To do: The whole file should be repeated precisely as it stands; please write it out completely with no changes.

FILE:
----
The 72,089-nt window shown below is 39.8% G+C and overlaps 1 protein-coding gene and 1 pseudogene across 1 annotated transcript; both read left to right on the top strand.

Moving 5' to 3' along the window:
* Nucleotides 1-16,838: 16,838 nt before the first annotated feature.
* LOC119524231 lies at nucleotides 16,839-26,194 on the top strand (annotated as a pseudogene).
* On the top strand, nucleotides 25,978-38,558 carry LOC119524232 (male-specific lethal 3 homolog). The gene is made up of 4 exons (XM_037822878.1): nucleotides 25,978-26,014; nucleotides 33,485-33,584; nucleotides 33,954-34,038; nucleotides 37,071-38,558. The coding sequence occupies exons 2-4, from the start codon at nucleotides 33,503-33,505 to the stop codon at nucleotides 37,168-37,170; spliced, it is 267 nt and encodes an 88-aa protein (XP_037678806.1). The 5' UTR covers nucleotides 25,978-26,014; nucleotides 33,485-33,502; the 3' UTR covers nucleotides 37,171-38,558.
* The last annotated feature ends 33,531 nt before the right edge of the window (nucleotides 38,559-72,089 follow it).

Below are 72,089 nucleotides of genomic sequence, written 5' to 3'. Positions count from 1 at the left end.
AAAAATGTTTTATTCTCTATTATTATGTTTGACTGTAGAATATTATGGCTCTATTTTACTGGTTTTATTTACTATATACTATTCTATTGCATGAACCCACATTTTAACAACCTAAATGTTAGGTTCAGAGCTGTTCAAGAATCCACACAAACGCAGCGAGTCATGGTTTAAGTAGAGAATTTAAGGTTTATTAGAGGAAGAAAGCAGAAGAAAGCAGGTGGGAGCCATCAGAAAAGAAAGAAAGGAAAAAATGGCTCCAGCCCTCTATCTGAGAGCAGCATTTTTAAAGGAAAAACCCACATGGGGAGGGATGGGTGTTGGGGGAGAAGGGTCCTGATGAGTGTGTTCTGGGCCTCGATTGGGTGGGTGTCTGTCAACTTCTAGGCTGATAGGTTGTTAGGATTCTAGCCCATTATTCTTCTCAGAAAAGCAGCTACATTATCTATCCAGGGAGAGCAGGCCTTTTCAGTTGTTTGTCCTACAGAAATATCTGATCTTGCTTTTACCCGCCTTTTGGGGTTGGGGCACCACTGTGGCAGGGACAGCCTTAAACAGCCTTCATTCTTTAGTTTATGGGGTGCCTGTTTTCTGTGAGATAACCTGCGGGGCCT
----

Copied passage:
The 72,089-nt window shown below is 39.8% G+C and overlaps 1 protein-coding gene and 1 pseudogene across 1 annotated transcript; both read left to right on the top strand.

Moving 5' to 3' along the window:
* Nucleotides 1-16,838: 16,838 nt before the first annotated feature.
* LOC119524231 lies at nucleotides 16,839-26,194 on the top strand (annotated as a pseudogene).
* On the top strand, nucleotides 25,978-38,558 carry LOC119524232 (male-specific lethal 3 homolog). The gene is made up of 4 exons (XM_037822878.1): nucleotides 25,978-26,014; nucleotides 33,485-33,584; nucleotides 33,954-34,038; nucleotides 37,071-38,558. The coding sequence occupies exons 2-4, from the start codon at nucleotides 33,503-33,505 to the stop codon at nucleotides 37,168-37,170; spliced, it is 267 nt and encodes an 88-aa protein (XP_037678806.1). The 5' UTR covers nucleotides 25,978-26,014; nucleotides 33,485-33,502; the 3' UTR covers nucleotides 37,171-38,558.
* The last annotated feature ends 33,531 nt before the right edge of the window (nucleotides 38,559-72,089 follow it).

Below are 72,089 nucleotides of genomic sequence, written 5' to 3'. Positions count from 1 at the left end.
AAAAATGTTTTATTCTCTATTATTATGTTTGACTGTAGAATATTATGGCTCTATTTTACTGGTTTTATTTACTATATACTATTCTATTGCATGAACCCACATTTTAACAACCTAAATGTTAGGTTCAGAGCTGTTCAAGAATCCACACAAACGCAGCGAGTCATGGTTTAAGTAGAGAATTTAAGGTTTATTAGAGGAAGAAAGCAGAAGAAAGCAGGTGGGAGCCATCAGAAAAGAAAGAAAGGAAAAAATGGCTCCAGCCCTCTATCTGAGAGCAGCATTTTTAAAGGAAAAACCCACATGGGGAGGGATGGGTGTTGGGGGAGAAGGGTCCTGATGAGTGTGTTCTGGGCCTCGATTGGGTGGGTGTCTGTCAACTTCTAGGCTGATAGGTTGTTAGGATTCTAGCCCATTATTCTTCTCAGAAAAGCAGCTACATTATCTATCCAGGGAGAGCAGGCCTTTTCAGTTGTTTGTCCTACAGAAATATCTGATCTTGCTTTTACCCGCCTTTTGGGGTTGGGGCACCACTGTGGCAGGGACAGCCTTAAACAGCCTTCATTCTTTAGTTTATGGGGTGCCTGTTTTCTGTGAGATAACCTGCGGGGCCT